A life of hoops for former star Rams player
Post Independent Contributor
When Tricia Bader graduated from Boise State University in 1995 with a degree in criminal justice, she had no plans on becoming a basketball coach, especially at the NCAA division I level.
Now married with two children, Tricia Binford’s voice takes on a ring of amusement when she recalls her post-graduation plans.
“Going into coaching was certainly not my ambition. I was thinking about using my degree to start a career in the FBI,” said Binford. “I was playing in the [Women’s National Basketball Association] when the Boise State coach asked me if I would like to train with the women’s team during my offseason. I said yes, and that was the start of my coaching career.”
That the folks in Boise, Idaho, would want to keep Binford around as long as possible is not exactly a head scratcher. Binford was a 3-time All Big Sky Conference selection for the Broncos, and she left the school with the career assist record as the team’s point guard.
Binford’s basketball career did not end with her graduation from college. As the 31st pick in the 1998 WNBA draft, Binford was with the Utah Starzz in 1998-1999, and the Cleveland Rockers from ’99-2002.
The star-studded basketball career of Binford, who also spent two seasons playing professionally in Australia, has its roots here in the Roaring Fork Valley. Carbondale to be more specific.
Binford, known then as Tricia Bader, graduated from Roaring Fork High School in 1991 as one of the most decorated female athletes the state of Colorado has ever seen. Binford, an ultra-quick scoring machine for the Rams, led Roaring Fork to state basketball championships in 1989, 1990 and 1991. She was selected the Colorado Player of the Year and a Street and Smith’s All-American in 1991.
Binford’s memory of those championships and individual accolades is a bit vague these days, but she did recall, with some humor, the end of the state finals game her sophomore year in 1989.
“My sophomore year was the first year that we won state. Coach [Tom] Benyo drew up a play during a timeout for me to take the last shot,” recalled Binford. “Well, I shot an airball, but my teammate got it under the basket and scored the winning points.”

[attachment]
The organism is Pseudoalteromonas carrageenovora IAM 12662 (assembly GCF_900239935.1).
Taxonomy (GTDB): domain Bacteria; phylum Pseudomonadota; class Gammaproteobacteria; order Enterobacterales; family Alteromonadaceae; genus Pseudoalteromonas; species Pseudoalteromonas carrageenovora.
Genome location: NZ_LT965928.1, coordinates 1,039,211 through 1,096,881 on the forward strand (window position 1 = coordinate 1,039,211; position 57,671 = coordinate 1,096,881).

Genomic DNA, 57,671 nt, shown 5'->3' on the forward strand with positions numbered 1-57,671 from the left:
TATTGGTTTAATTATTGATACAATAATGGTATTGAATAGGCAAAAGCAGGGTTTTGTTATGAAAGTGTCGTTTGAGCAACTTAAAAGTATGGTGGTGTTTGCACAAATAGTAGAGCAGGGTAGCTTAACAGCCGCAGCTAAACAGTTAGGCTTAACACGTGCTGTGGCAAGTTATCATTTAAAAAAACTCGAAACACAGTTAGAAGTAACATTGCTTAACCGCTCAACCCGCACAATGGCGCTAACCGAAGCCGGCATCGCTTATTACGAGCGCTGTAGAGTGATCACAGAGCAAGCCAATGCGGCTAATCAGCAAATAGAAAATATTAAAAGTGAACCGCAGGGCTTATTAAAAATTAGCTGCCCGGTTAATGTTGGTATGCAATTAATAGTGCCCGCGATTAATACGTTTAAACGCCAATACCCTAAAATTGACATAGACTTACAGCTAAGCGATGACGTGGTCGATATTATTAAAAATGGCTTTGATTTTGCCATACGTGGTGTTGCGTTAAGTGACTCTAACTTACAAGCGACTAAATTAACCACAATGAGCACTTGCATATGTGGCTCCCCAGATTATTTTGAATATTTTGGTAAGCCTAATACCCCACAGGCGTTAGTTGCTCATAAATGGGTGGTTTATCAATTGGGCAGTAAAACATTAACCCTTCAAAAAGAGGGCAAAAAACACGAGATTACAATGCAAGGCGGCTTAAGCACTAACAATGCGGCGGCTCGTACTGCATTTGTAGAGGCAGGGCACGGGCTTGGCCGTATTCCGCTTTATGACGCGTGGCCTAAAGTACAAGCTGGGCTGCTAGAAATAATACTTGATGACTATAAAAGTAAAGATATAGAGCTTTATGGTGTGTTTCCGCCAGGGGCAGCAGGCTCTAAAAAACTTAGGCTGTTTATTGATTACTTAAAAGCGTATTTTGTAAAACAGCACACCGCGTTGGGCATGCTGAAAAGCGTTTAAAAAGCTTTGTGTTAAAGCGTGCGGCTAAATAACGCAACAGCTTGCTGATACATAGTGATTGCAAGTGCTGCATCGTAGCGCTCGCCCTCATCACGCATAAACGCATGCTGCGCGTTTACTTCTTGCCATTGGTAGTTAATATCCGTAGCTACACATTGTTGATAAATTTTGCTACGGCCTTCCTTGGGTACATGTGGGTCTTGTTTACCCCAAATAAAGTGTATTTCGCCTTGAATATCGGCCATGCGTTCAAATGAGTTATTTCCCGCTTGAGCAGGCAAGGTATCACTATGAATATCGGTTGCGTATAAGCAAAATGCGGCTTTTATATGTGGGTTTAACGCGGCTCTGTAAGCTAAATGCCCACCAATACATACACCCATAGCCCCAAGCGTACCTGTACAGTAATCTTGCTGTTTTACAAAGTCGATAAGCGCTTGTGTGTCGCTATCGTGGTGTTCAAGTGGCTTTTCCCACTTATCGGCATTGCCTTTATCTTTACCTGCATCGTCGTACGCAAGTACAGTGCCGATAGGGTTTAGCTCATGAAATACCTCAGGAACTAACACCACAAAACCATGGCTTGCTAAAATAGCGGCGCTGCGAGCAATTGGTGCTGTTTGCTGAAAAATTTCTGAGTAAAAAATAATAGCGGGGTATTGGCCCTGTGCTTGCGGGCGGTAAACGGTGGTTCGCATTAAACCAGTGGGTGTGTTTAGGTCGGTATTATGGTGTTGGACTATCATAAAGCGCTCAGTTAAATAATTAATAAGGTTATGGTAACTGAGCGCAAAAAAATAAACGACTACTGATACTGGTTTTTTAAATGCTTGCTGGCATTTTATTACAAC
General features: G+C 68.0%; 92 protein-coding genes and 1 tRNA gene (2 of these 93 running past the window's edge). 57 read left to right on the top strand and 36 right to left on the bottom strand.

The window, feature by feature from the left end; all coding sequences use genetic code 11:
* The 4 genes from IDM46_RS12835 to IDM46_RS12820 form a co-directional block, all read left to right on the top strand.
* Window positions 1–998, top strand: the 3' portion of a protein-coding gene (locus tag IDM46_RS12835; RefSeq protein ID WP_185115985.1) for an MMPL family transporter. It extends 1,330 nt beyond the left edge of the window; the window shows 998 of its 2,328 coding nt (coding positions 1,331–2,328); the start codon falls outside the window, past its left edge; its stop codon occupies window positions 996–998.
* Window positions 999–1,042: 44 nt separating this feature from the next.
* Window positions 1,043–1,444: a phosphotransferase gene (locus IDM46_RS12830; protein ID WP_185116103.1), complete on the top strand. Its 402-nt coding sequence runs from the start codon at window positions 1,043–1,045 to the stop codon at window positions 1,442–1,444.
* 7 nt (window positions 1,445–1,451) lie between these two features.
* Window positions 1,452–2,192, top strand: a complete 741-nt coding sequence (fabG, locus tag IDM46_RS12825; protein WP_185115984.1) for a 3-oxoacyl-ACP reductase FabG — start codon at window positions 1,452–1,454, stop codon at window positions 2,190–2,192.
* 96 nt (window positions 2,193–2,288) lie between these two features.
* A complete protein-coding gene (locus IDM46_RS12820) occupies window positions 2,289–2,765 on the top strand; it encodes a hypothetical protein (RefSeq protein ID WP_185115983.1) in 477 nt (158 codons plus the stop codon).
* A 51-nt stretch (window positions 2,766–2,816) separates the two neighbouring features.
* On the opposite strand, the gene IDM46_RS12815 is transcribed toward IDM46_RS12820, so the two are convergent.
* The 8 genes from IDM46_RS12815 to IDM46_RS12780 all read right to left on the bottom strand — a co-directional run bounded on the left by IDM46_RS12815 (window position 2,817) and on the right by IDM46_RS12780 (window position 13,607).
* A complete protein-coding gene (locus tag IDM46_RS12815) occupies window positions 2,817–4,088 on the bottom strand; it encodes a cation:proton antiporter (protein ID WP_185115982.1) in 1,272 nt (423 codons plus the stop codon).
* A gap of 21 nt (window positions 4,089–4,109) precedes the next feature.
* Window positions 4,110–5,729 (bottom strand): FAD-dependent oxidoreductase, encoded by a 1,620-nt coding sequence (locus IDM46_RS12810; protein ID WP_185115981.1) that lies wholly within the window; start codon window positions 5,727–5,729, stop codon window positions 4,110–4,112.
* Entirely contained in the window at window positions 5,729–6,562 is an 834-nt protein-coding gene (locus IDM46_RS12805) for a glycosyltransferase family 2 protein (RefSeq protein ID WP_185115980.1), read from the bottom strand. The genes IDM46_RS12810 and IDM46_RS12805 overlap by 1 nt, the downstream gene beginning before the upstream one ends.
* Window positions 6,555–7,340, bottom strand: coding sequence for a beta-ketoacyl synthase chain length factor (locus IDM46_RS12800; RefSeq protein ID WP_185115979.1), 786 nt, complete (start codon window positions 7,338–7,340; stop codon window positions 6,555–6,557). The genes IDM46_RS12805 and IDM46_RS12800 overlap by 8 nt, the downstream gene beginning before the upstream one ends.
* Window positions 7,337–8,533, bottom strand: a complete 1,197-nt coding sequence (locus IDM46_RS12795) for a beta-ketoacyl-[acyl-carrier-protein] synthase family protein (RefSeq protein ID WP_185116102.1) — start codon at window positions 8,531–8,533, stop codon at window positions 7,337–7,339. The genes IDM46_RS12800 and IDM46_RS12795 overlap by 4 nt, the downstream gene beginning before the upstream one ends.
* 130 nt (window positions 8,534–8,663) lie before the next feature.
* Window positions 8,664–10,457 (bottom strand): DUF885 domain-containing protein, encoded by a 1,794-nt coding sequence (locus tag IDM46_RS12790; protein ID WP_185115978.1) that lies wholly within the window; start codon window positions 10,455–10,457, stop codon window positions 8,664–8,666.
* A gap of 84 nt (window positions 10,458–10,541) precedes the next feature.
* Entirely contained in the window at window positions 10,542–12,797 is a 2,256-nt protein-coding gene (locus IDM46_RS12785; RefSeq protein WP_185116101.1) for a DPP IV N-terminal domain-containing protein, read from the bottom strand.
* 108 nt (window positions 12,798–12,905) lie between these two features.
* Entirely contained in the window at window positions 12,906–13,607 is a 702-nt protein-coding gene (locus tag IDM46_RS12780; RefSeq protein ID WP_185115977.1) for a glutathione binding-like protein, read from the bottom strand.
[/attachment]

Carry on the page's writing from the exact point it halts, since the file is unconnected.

Binford didn’t shoot many airballs during her time in Carbondale. She could usually score at will against any opponent, or any defensive scheme other teams threw at her.
Roaring Fork boys basketball coach Larry Williams was an assistant on the girls staff during the Ram 3-peat over two decades ago. Though Binford is reluctant to talk much about her playing career, Williams is not.
“She was a special one. Tricia was just so competitive,” said Williams. “Her quickness and determination were the points that made her stand out.”
On April 13, 2005, following two assistant coaching stints at Boise State and Utah State, Tricia Binford was named the head women’s basketball coach at Montana State University. Ten years and eight straight postseason appearances later, Binford is the longest tenured women’s coach in the school’s history, and her 120 career victories place her on top of all previous Lady Bobcats basketball coaches.
At the division I basketball level, winning becomes a priority that can put a strain on even the calmest and most down-to-earth coaches. Binford knows the game is all about the good people you surround yourself with. It always has been for her.
“Coaching is about relationships. It’s fun to see these ladies grow into young women and make a positive impact on society,” said Binford. “Being around these girls keeps me young. It forces me to stay active and stay in shape.”
Binford’s Montana State team made its only Colorado appearance of the season on Saturday, when it lost to the Northern Colorado Bears 80-61 in Greeley.
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